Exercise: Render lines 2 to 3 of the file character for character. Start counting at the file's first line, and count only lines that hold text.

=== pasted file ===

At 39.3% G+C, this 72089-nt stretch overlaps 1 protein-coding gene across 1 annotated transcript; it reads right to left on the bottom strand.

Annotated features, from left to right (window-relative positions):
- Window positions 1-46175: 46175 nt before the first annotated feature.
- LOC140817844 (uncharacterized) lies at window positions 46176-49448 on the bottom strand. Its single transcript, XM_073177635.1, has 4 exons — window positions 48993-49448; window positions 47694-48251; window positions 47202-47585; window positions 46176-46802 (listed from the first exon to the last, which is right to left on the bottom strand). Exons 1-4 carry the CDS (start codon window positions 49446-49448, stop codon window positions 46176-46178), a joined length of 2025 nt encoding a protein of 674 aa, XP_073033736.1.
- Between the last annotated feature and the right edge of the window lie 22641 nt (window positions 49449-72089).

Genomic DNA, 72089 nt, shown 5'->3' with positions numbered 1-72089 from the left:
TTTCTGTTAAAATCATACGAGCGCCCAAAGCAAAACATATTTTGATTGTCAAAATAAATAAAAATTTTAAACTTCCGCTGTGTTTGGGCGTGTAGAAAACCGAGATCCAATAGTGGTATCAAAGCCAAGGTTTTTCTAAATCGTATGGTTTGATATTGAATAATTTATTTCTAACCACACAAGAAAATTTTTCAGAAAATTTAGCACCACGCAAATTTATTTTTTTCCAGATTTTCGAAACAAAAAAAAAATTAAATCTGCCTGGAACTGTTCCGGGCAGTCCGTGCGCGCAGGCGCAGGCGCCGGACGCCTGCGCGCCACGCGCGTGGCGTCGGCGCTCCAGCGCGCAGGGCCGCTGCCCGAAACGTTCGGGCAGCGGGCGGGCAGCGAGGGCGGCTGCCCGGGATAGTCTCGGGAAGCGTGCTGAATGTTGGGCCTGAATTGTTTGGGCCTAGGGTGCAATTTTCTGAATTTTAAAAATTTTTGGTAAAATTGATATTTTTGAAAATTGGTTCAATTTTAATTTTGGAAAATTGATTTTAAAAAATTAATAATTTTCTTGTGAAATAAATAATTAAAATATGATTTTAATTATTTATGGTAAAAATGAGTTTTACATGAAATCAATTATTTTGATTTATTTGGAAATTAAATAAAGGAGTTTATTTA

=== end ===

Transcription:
Annotated features, from left to right (window-relative positions):
- Window positions 1-46175: 46175 nt before the first annotated feature.